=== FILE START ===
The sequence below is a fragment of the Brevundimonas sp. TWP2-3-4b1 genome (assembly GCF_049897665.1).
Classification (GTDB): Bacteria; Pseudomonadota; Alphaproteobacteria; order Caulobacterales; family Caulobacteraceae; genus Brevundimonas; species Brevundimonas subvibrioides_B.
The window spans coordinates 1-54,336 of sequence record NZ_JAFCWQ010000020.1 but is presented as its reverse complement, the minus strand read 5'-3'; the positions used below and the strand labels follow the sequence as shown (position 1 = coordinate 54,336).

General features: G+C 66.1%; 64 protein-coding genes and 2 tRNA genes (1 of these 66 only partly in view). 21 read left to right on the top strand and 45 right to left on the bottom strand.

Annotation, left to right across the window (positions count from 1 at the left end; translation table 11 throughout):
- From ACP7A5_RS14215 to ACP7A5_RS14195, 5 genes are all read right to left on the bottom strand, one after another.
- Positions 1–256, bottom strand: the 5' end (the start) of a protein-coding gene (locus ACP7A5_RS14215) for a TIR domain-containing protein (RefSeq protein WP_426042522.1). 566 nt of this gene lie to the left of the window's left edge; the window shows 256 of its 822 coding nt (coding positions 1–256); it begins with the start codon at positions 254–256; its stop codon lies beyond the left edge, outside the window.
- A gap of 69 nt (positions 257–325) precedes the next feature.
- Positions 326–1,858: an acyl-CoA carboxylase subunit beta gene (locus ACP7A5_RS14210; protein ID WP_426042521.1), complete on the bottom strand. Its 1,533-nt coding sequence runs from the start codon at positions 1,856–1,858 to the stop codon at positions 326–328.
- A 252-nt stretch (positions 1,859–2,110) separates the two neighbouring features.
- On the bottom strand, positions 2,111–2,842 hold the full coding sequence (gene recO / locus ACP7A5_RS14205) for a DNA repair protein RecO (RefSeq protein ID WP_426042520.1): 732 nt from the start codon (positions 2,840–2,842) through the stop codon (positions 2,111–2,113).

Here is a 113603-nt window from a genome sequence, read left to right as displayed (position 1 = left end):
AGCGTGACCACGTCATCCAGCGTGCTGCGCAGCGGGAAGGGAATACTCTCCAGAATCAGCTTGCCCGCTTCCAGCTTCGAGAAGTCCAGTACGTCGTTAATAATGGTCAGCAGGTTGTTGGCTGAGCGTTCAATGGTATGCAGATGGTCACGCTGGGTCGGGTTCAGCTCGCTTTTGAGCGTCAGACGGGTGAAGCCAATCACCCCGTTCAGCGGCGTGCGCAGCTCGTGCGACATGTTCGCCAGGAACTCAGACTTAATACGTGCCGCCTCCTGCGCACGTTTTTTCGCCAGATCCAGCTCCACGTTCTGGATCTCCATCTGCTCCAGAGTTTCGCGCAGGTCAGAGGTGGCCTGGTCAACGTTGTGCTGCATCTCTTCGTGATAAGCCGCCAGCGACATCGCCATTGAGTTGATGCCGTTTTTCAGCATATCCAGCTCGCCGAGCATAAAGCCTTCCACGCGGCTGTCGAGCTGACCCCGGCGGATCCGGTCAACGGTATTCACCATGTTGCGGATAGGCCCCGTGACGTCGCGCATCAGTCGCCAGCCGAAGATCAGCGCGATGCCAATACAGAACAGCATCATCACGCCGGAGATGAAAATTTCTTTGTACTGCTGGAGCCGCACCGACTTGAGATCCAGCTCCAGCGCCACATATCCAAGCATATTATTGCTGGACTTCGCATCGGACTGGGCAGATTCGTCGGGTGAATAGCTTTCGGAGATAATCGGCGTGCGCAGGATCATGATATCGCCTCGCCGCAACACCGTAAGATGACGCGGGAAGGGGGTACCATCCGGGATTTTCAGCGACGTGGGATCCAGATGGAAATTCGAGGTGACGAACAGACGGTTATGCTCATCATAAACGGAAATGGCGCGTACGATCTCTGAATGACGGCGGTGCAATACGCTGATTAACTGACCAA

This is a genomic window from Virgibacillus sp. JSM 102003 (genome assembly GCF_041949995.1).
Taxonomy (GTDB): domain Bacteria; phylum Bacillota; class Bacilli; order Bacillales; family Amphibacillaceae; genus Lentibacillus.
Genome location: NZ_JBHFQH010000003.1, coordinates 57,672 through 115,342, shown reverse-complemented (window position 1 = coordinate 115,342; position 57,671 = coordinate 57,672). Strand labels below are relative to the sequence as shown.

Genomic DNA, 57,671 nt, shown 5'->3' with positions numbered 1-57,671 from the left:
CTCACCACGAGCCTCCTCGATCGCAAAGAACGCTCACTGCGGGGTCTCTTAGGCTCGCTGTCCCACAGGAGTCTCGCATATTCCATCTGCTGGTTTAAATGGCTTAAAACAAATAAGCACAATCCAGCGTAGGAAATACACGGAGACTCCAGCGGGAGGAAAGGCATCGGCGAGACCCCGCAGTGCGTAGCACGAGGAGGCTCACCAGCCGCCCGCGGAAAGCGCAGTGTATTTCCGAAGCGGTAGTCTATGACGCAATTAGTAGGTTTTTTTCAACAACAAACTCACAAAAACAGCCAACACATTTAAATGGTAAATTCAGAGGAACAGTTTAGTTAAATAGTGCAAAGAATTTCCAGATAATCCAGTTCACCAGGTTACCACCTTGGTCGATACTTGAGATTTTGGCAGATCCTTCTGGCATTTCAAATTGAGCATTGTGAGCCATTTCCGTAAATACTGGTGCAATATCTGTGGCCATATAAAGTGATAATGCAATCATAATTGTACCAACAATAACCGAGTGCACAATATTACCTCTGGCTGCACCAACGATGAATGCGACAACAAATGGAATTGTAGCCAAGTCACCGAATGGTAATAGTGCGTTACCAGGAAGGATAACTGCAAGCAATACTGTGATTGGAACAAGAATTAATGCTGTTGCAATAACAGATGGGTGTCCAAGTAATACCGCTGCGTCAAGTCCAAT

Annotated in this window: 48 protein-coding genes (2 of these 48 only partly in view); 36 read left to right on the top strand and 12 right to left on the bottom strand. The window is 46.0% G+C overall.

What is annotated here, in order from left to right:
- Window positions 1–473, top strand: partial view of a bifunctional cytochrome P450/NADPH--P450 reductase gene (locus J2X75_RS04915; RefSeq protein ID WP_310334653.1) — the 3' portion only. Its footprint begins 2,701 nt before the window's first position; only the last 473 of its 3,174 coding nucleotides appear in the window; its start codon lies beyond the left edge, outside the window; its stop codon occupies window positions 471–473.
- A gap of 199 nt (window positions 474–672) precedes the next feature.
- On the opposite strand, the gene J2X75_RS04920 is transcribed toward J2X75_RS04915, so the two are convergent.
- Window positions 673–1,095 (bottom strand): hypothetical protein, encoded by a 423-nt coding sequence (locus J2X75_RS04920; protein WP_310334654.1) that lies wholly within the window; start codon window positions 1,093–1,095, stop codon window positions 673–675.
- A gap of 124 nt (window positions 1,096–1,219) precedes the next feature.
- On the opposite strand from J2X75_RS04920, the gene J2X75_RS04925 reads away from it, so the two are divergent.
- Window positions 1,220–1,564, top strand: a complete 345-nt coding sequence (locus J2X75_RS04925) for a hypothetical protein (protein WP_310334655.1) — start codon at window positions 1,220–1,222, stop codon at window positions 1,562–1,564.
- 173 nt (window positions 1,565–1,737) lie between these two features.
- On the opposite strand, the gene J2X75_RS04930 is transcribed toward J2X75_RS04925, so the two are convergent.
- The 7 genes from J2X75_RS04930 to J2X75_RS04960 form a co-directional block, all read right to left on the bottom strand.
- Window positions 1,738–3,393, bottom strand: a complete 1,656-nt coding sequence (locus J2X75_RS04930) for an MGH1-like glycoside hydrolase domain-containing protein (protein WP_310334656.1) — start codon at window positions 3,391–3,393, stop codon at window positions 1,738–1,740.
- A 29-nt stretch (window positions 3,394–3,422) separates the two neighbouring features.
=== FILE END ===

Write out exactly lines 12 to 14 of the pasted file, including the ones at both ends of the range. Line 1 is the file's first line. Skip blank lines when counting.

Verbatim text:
Here is a 113603-nt window from a genome sequence, read left to right as displayed (position 1 = left end):
AGCGTGACCACGTCATCCAGCGTGCTGCGCAGCGGGAAGGGAATACTCTCCAGAATCAGCTTGCCCGCTTCCAGCTTCGAGAAGTCCAGTACGTCGTTAATAATGGTCAGCAGGTTGTTGGCTGAGCGTTCAATGGTATGCAGATGGTCACGCTGGGTCGGGTTCAGCTCGCTTTTGAGCGTCAGACGGGTGAAGCCAATCACCCCGTTCAGCGGCGTGCGCAGCTCGTGCGACATGTTCGCCAGGAACTCAGACTTAATACGTGCCGCCTCCTGCGCACGTTTTTTCGCCAGATCCAGCTCCACGTTCTGGATCTCCATCTGCTCCAGAGTTTCGCGCAGGTCAGAGGTGGCCTGGTCAACGTTGTGCTGCATCTCTTCGTGATAAGCCGCCAGCGACATCGCCATTGAGTTGATGCCGTTTTTCAGCATATCCAGCTCGCCGAGCATAAAGCCTTCCACGCGGCTGTCGAGCTGACCCCGGCGGATCCGGTCAACGGTATTCACCATGTTGCGGATAGGCCCCGTGACGTCGCGCATCAGTCGCCAGCCGAAGATCAGCGCGATGCCAATACAGAACAGCATCATCACGCCGGAGATGAAAATTTCTTTGTACTGCTGGAGCCGCACCGACTTGAGATCCAGCTCCAGCGCCACATATCCAAGCATATTATTGCTGGACTTCGCATCGGACTGGGCAGATTCGTCGGGTGAATAGCTTTCGGAGATAATCGGCGTGCGCAGGATCATGATATCGCCTCGCCGCAACACCGTAAGATGACGCGGGAAGGGGGTACCATCCGGGATTTTCAGCGACGTGGGATCCAGATGGAAATTCGAGGTGACGAACAGACGGTTATGCTCATCATAAACGGAAATGGCGCGTACGATCTCTGAATGACGGCGGTGCAATACGCTGATTAACTGACCAA

This is a genomic window from Virgibacillus sp. JSM 102003 (genome assembly GCF_041949995.1).